We’d never met our grandmother, but we’d heard stories – the candy house, the cannibalism. There were no directions to her house. You had to get lost, mom said. She’d told us a million times we were never to try. The stories were about woods, but our grandmother lived somewhere near the Brewery District now, with the students and the bums. You’d think it’d be easy to find a candy house, but that shit was camo. Black licorice like iron railings, blown sugar curtains. When my brother and I found it, we were all, Is it or isn’t it? Then she came out to check the mail, and we knew. She looked just like our mom, even the bun with the bangs in front. Only difference that hers was white, and our mom’s was not-as-white. And she was frail, face wrinkled into a sneer. She pulled letters from the box and looked out at the street, saw us and registered nothing.
Candy houses were the rage in those days, some bourgeois extension of edible lawns, throwbacks to a childhood the owners had never had. Most weren’t really edible. They were laced with adhesives and preservatives, bonding agents and moisture repellents, and even so, fell apart shortly after their one year warranty. There were mold issues. Rodent issues. Security and vandalism issues. Which is to say that these fad houses were all in some stage of decay, including ours. Only our grandmother’s still looked brand new. Some sort of witchcraft, we figured, that she used as a topcoat.
“Grandma,” my brother yelled. She turned, looked at him.
I kicked him, and he shrugged. “Nice house.”
She nodded once, curtly. “Get off my lawn.”
“Our mom doesn’t know we’re here.” Grass, or what passed for grass, crunching under my brother’s feet.
She descended the steps, and I felt myself drawn closer until my brother and I stood before her. She put a hand under each of our chins, tilted our heads up.
“Mary,” she said. “Joseph.”
Her thumbnail dug into my chin. Then she let go abruptly.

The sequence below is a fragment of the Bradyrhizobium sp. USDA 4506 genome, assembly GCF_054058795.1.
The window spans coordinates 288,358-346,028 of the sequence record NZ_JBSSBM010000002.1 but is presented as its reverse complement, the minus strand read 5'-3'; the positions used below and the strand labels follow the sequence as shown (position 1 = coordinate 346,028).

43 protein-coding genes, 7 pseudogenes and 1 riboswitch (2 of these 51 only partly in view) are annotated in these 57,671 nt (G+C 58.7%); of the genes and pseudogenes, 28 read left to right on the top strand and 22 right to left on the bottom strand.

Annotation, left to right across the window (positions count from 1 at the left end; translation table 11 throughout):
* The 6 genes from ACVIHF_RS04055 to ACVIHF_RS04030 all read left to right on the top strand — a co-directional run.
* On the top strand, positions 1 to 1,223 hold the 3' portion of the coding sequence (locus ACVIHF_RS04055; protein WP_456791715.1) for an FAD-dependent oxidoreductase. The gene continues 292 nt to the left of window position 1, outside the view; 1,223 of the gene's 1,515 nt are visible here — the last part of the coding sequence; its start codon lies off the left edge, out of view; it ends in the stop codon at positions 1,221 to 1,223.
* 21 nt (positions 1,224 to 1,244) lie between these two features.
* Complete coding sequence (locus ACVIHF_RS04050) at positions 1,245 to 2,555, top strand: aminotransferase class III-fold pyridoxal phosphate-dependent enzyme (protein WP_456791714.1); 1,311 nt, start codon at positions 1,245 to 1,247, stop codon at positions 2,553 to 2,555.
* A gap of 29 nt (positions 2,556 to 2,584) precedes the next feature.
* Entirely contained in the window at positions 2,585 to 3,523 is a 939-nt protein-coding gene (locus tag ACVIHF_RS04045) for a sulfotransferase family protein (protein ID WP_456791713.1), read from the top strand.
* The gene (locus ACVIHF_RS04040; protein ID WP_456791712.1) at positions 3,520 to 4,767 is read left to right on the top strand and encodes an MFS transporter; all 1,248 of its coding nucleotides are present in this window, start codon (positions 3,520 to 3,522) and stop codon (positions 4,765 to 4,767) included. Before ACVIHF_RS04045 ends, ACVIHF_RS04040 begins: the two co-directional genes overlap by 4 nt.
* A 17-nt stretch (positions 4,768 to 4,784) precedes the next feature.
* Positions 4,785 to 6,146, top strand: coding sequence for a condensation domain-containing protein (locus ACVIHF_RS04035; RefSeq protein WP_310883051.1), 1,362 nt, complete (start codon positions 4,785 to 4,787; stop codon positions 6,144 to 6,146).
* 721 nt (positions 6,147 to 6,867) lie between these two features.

“Get off my lawn.”
I told my mom everything straightaway, and she grounded us for a week. Then she disappeared all night and the next day. We woke starving, so fed off the house even though we weren’t supposed to. You could usually snack a little off the baseboards without anyone knowing. Our mother had gone into the candy house real estate business when it was still booming, but ours had succumbed to the same fate as all the rest, and now that sales had slowed, we were stuck with it. We didn’t have a dad, or any family other than the grandmother. Everyone else had disappeared into the forest, or so the story went. When people had too many mouths to feed, my mom explained, they did what they had to do. If you were a lucky kid, you got sent away. My mom had been a lucky kid.
She didn’t say what’d happened to her brothers and sisters.
Mom didn’t like to cook.
When she hadn’t returned by the next night, there wasn’t anything we could do except shave a little off the closet walls and get ready for school the next day. We were so hungry we could hardly stand it, fell asleep with drool in our mouths.
Sometime that night we woke to the sound of cooking. Thank god, we thought, running to greet her.
Our grandmother stood at the stove, stirring a bubbling pot. “Greetings, children,” she said. “Hungry?”